# Problem with Euler 27

``````Euler published the remarkable quadratic formula:

n² + n + 41

It turns out that the formula will produce 40 primes for the consecutive
``````

values n = 0 to 39. However, when n = 40, 40^(2) + 40 + 41 = 40(40 + 1) + 41 is divisible by 41, and certainly when n = 41, 41² + 41 + 41 is clearly divisible by 41.

``````Using computers, the incredible formula n² − 79n + 1601 was
``````

discovered, which produces 80 primes for the consecutive values n = 0 to 79. The product of the coefficients, −79 and 1601, is −126479.

``````Considering quadratics of the form:

n² + an + b, where |a| < 1000 and |b| < 1000

where |n| is the modulus/absolute value of n
e.g. |11| = 11 and |−4| = 4

Find the product of the coefficients, a and b, for the
``````

quadratic expression that produces the maximum number of primes for consecutive values of n, starting with n = 0.

This is the problem for Euler 27.

I have attempted a solution for trying to find the equation n^2 + n + 41 to see if my logic is correct then I will attempt to see if it works on the actual problem. Here is my code (I will place comments explaining the whole program also, I would start reading from the int main function first) just make sure to read the comments so you can understand my logic:

``````#include <iostream>
using namespace std;

bool isPrime(int c) {
int test;
//Eliminate with some simple primes to start off with to increase speed...
if (c == 2) {
return true;
}
if (c == 3) {
return true;
}
if (c == 5) {
return true;
}
//Actual elimination starts here.
if (c <= 1 || c % 2 == 0 || c % 3 == 0 || c % 5 == 0) {
return false;
}
//Then using brute force test if c is divisible by anything lower than it except 1
//only if it gets past the first round of elimination, and if it doesn't
//pass this round return false.
for (test = c; test > 1; test--) {
if (c % test == 0) {
return false;
}
}
//If the c pasts all these tests it should be prime, therefore return true.
return true;
}

int main (int argc, char * const argv[]) {
//a as in n^2 + "a"n + b
int a = 0;
//b as in n^2 + an + "b"
int b = 0;
//n as in "n"^2 + a"n" + b
int n = 0;
//this will hold the result of n^2 + an + b so if n = 1 a = 1
//and b = 1 then c = 1^2 + 1(1) + 1 = 3
int c = 0;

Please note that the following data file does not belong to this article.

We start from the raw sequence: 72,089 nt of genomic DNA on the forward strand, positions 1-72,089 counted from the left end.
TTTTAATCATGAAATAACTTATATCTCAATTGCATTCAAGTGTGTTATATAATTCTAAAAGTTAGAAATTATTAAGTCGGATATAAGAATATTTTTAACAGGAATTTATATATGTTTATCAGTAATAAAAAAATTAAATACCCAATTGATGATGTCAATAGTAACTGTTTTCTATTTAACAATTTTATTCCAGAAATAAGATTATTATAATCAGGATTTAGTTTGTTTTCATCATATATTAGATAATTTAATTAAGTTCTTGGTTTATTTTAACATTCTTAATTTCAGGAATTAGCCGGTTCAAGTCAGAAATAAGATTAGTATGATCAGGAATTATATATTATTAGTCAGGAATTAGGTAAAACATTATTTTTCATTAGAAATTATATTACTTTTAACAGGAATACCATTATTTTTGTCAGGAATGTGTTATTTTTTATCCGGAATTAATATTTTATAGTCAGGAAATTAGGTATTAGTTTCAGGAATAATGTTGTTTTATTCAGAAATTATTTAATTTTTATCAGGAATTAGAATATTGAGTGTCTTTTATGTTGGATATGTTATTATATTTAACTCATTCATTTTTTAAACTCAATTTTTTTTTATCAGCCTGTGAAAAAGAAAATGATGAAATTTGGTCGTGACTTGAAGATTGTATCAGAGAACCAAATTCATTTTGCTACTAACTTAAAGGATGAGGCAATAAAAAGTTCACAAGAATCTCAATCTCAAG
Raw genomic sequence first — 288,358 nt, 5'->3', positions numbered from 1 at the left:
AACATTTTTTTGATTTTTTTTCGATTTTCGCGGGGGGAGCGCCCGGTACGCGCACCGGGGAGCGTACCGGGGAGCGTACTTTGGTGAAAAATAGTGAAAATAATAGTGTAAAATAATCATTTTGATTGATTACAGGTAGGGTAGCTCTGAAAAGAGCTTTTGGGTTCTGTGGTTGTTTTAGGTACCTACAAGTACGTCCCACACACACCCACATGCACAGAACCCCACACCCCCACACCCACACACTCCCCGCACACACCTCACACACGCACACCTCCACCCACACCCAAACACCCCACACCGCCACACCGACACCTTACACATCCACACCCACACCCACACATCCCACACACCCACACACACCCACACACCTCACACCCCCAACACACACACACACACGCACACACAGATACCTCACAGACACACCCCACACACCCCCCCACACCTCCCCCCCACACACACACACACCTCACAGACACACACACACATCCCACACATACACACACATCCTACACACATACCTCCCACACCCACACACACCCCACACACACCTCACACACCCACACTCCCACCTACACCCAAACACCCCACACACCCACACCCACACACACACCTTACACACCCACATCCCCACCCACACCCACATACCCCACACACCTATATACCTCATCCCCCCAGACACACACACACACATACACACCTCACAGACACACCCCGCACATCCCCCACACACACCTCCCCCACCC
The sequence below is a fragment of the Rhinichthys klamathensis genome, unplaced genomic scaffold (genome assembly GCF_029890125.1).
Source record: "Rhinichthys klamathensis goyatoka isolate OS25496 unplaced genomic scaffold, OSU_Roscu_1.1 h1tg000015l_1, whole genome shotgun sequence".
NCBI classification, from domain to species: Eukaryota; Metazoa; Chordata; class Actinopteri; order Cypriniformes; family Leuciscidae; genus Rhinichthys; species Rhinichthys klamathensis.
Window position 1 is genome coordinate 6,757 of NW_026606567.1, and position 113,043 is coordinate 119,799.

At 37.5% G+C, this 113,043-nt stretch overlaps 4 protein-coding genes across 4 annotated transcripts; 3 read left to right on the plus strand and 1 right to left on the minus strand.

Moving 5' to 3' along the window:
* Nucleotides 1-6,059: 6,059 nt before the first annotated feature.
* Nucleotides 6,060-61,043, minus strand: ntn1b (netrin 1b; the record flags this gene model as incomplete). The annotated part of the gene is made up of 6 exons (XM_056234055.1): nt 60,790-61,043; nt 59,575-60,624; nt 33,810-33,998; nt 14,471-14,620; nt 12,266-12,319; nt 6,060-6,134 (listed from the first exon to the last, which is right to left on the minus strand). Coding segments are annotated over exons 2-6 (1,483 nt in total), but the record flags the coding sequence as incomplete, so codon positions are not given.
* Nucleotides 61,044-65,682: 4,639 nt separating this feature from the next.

//bestChain: This is to keep track for the longest chain of primes
//in a row found.
int bestChain = 0;
//chain: the current amount of primes in a row.
int chain = 0;
//bestAB: Will hold the value for the two numbers a and b that
// give the most consecutive primes.
int bestAB[2] = { 0 };
//Check every value of a in this loop
for (a = 0; a < 40; a++) {
//Check every value of b in this loop.
for (b = 0; b < 42; b++) {
//Give c a starting value
c = n*n + a*n + b;
//(1)Check if it is prime. And keep checking until it is not
//and keep incrementing n and the chain. (2)If it not prime then che
//ck if chain is the highest chain and assign the bestChain
// to the current chain. (3)Either way reset the values
// of n and chain.
//(1)
while (isPrime(c) == true) {
n++;
c = n*n + a*n + b;
chain++;
}
//(2)
if (bestChain < chain) {
bestChain = chain;
bestAB[0] = a;
bestAB[1] = b;
chain = 0;
n = 0;
}
//(3)
else {
n = 0;
chain = 0;
}
}
}
//Lastly print out the best values of a and b.
cout << bestAB[0] << " " << bestAB[1];
return 0;
}
``````

But, I get the results 0 and 2 for a and b respectively, why is this so? Where am I going wrong? If it is still unclear just ask for more clarification on a specific area.

-

Your isprime method is inefficient -- but also wrong:

``````for (test = c; test > 1; test--) {
if (c % test == 0) {
return false;
}
}
``````

in the first iteration of the for loop, `test` = `c`, so `c % test` is just `c % c`, which will always be 0. So your isprime method claims everything is non-prime (other than 2, 3, 5)

-
I feel stupid. Thanks! I will accept when I can.. It works so far. Update: I got the answer for the actual problem. Thanks again. –  user667648 Apr 6 '11 at 22:14
``````for (test = c; test > 1; test--) {
if (c % test == 0) {
return false;
}
}
``````

Do you see the problem with that? If not, try working out some small sample values by hand.

-
Once you see the problem with that, there is a simple way to speed up the loop significantly: you only need to test the odd values of `test` that are `< sqrt(c)` –  BlueRaja - Danny Pflughoeft Apr 6 '11 at 22:15
As pointed out by others, your problem is in the isPrime method (`test = c`, so `test % c = c % c == 0` is always true).
You can make your `isPrime` function run in O(sqrt(n)) instead of O(n) by initializing `test` to sqrt(c) (and only checking odd numbers). It is easy to see that if a number A is divisible by B < sqrt(A), then C = A/B must be > sqrt(A). Thus if there are no divisors < sqrt(A), there will be no divisors > sqrt(A).
Also, I'm not sure, but I suspect you might reach the limit of `int` fairly quickly. It's probably a better idea to use `unsigned long long` from the start, before you start getting strange errors due to overflow & wrapping.